• J Thomas

The utility of death can’t be negative infinity, because people sometimes choose to die. How long can you expect to live? If you’re already dying of some fatal disease and you choose to die an hour early, how much utility have you lost? An infinite amount? Only if you accept Pascal’s wager and suppose that God won’t like you any more if you don’t see it through.

So, you have an expectation of some length of further life. A day. A year. Ten years. Seventy years. Whatever your expectation, you put a finite value on it or you would never ever accept a ride with somebody who might be a bad driver.

• J Thomas

_If I was torturing the guy in an attempt to stop the ticking nuke, after that situation had been resolved and he’s no longer needed, I would kill him afterward and then not release the information of what happened or make up some story of how he died (suicide is a good one)._

This is old, but I just noticed the argument.

So, at one point around 10% of our prisoners at Gitmo had committed suicide. Should we believe that the US government would never follow your plan? How many of the innocent prisoners, the ones who’d cause the most trouble if released, were killed and documented as suicides?

The trouble with this reasoning is that once we start distrusting our own government we get big problems from that. The less we trust our government the less well it can protect us and the more incentive it has to lie to us, since we don’t believe in it anyway. Also, if you thing the government is lying to you, that’s a first step toward becoming some sort of activist and getting onto government lists and there’s no telling what sort of bad thing might happen to you from there.

So it’s rational to completely discount this sort of thing. Of course the US government would never be as immoral as TGGP is. We mustn’t believe that could happen.

[I’m being all ironical here but there are issues involved that I haven’t worked out.]

• http://www.mccaughan.org.uk/g/ g

Gray Area, I take your point about circularity, but I’m pretty sure my estimate of the value of my life isn’t strictly infinite. Obviously I wouldn’t agree to die in five minutes in exchange for a billion dollars, but that’s because the utility-to-me of a billion dollars is dependent on how much opportunity I have to use it. There are things I’d accept a shortened life in exchange for.

On what basis do you say that the utility of death is minus infinity?

(Here’s one possibility, which I think is tempting but clearly wrong: “There’s nothing that I’d accept in exchange for dying in five seconds’ time.” Let’s ignore altruism and suchlike for simplicity; with that proviso, I agree, most of us could truthfully say that. Does that mean that the negative utility we attach to dying in five seconds is infinite? Nope, it means that (again, ignoring altruism etc.) nothing *that can happen in the next five seconds* can provide us with enough utility to outweigh it. That’s hardly surprising.)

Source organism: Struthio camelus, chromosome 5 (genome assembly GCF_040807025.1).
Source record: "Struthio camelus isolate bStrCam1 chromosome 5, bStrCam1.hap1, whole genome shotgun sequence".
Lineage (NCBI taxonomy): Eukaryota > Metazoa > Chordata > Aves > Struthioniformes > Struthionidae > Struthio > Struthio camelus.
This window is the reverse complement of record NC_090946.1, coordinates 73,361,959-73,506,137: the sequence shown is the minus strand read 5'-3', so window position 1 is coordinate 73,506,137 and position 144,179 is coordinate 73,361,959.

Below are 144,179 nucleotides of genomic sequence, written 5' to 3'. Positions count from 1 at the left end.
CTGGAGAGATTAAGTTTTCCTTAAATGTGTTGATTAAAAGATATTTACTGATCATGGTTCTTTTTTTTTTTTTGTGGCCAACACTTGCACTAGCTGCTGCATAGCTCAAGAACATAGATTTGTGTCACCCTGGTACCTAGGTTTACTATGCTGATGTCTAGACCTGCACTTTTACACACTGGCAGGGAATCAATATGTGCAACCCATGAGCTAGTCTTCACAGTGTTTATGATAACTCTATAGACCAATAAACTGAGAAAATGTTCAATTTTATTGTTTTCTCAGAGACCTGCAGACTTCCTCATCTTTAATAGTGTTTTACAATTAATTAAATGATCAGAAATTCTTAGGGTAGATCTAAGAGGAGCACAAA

• Nick Tarleton

Nick: It’s not obvious that rationality of playing once should imply rationality of playing more than once. Consuming alcohol or smoking (or experimenting with drugs) is a good example. It may be worth it to try these things occasionally, but most people know that you don’t want to consume repeatedly enough to develop problems doctors expect will develop.

The expected marginal utilities of these things are not constant – the N+1th beer has a different effect than the Nth. Drinking N beers and then stopping is still EU-maximizing.

• Gray Area

Nick: But that’s not what I was talking about, I am talking about habitual smoking vs trying one cigarette. The time scale of a ’round’ is different, perhaps, but the game is the same.

g: Perhaps the utility of death is not infinite but it’s certainly very large. My main point wasn’t to establish consensus on how to value death (it’s an important unsettled problem, after all), but to call attention to the circularity of establishing utilities of some events.

J Thomas: “Whatever your expectation, you put a finite value on it or you would never ever accept a ride with somebody who might be a bad driver.”

This is precisely the circular argument I have a problem with. Perhaps people accept rides from bad drivers (on occasion) because they aren’t maximizing expected utility but have a very large (or infinite) utility for dying.

• Chris

Gray, are you sure one’s own death has a utility to oneself ? It would seem more like a constraint on the available utility, that which exists while living. So the guy who’s asked for what he would accept to die in 5 seconds is comparing a 5 second life to a longer one, not comparing a 5 second life to death.
Ticking time bombs and torture : the utility cost of the torture is not in any of the more or less far fetched knock-on scenarios, it is in the destruction of our own identity, as individuals and as nations, with high costs, both internal and external. And to come back to an earlier point, those identities, for many individuals and cultures, for better or worse, are based on valuing empathy (we’re back to the affect heuristic), more than utility calculations. A consideration of the sociological impact to any of the cultures which have stepped over that line within say the last century, compared to their dominant values system, would demonstrate the point.

• J Thomas

“This outcome is very, very bad. In fact it’s infinitely bad. But I choose it anyway because I don’t care whether I get a result that’s infinitely bad.”

There’s something peculiar about this stand but I can’t quite put my finger on what it is.